Lawyer Summers contended that the private, targeted nature of the speech is what makes it unprotected by the First Amendment.

C: So you have no objection to a sign that said, Get Out of Iraq?


J: So the intrusion upon the privacy of the funeral isn't really what you're complaining about.

J: If you were a Marine, and I went up to you objecting to the Iraq War, and I said you are perpetuating the horrors of that war, would the Marine have grounds to sue?

Lawyers Summers first said yes, then no.

Justice Kagan noted that the court has long been protective of even outrageous opinions because to impose damages based on a jury's tastes, likes or dislikes, is to undermine the whole idea of free speech. Why, she asked, wouldn't a general statute that simply bars demonstrations within 500 feet of a funeral take care of the problem?

J: A law like that wouldn't bar someone from coming up to Mr. Snyder at the funeral and spitting in his face.

J: You'd have to be a lot closer than the law allows to spit in someone's face.

Next up to the lectern was the protesters' lawyer, Margie Phelps.

J: Suppose your group or some other group picks a wounded soldier and follows him around, demonstrates at his home, his workplace, his church, saying offensive and outrageous things. Does that soldier have a claim for intentional infliction of emotion distress?

LOUISE KELLY: Any nonspeech activity like stalking, importuning, being confrontational could, indeed, justify a damage suit.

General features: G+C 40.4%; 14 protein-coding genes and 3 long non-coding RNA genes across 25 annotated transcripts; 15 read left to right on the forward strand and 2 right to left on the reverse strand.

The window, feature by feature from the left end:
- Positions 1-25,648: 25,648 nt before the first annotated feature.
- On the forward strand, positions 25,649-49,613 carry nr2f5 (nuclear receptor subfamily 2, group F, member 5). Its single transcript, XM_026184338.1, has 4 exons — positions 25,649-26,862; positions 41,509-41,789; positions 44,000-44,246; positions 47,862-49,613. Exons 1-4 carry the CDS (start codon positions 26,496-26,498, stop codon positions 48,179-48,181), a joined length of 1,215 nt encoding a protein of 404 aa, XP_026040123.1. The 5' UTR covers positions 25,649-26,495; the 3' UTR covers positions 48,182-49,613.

Q: And what if it's just a demonstration at the home or the workplace or the church?

LOUISE KELLY: Then I don't believe that would be the basis for a lawsuit.

J: This is a case about exploiting a private family's grief, and the question is: Why should the First Amendment tolerate exploiting this Marine's family when you have so many other forums for getting across your message?

Lawyer Phelps argued that if demonstrators stay within the law on the time, place and manner of their protest, they know when they are acting legally. The notion of exploitation, however, is so wide open, she said, that it provides no principle of law to guide people as to when they could or could not protest.

Chief Justice Roberts noted that the protesters here had selected the funeral as a demonstration site to get publicity for their cause. Does that matter? he asked.

LOUISE KELLY: No. Every speaker tries to get maximum exposure for his cause.

J: Your argument depends on the proposition that this is speech on a matter of public concern. So what if someone believes that African-Americans are inferior, and then berates an African-American on the street with racial hatred?

LOUISE KELLY: I think the issue of race is a matter of public concern. But approaching an individual up close to berate them gets you out of the zone of First Amendment protection.

J: I'm looking for a line.

LOUISE KELLY: There has to be some actual physical sound, sight, intrusion - if you're talking about invasion of privacy.

J: So what's the line between strong opinion on a public issue, and personalizing it to create hardship for an individual?

That's the question facing the court. And today's argument gave few hints on how the justices will resolve it.

Nina Totenberg, NPR News, Washington.